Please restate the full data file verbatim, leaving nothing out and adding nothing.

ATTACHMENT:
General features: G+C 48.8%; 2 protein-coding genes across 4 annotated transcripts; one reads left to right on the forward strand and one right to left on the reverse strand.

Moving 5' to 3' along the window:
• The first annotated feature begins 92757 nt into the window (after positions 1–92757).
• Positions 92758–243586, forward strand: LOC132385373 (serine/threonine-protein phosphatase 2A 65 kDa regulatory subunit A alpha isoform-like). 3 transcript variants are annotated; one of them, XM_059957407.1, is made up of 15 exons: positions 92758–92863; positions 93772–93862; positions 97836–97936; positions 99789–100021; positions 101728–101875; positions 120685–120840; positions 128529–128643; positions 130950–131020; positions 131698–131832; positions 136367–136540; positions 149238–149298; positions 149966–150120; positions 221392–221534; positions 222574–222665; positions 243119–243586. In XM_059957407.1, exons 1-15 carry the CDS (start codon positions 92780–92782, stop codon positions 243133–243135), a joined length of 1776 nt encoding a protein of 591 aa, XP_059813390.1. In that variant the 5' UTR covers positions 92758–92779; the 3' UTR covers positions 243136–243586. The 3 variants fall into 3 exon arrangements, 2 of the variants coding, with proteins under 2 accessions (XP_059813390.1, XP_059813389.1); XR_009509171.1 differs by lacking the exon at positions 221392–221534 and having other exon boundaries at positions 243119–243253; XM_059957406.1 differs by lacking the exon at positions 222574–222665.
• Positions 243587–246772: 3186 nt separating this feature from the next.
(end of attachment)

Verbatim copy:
General features: G+C 48.8%; 2 protein-coding genes across 4 annotated transcripts; one reads left to right on the forward strand and one right to left on the reverse strand.

Moving 5' to 3' along the window:
• The first annotated feature begins 92757 nt into the window (after positions 1–92757).
• Positions 92758–243586, forward strand: LOC132385373 (serine/threonine-protein phosphatase 2A 65 kDa regulatory subunit A alpha isoform-like). 3 transcript variants are annotated; one of them, XM_059957407.1, is made up of 15 exons: positions 92758–92863; positions 93772–93862; positions 97836–97936; positions 99789–100021; positions 101728–101875; positions 120685–120840; positions 128529–128643; positions 130950–131020; positions 131698–131832; positions 136367–136540; positions 149238–149298; positions 149966–150120; positions 221392–221534; positions 222574–222665; positions 243119–243586. In XM_059957407.1, exons 1-15 carry the CDS (start codon positions 92780–92782, stop codon positions 243133–243135), a joined length of 1776 nt encoding a protein of 591 aa, XP_059813390.1. In that variant the 5' UTR covers positions 92758–92779; the 3' UTR covers positions 243136–243586. The 3 variants fall into 3 exon arrangements, 2 of the variants coding, with proteins under 2 accessions (XP_059813390.1, XP_059813389.1); XR_009509171.1 differs by lacking the exon at positions 221392–221534 and having other exon boundaries at positions 243119–243253; XM_059957406.1 differs by lacking the exon at positions 222574–222665.
• Positions 243587–246772: 3186 nt separating this feature from the next.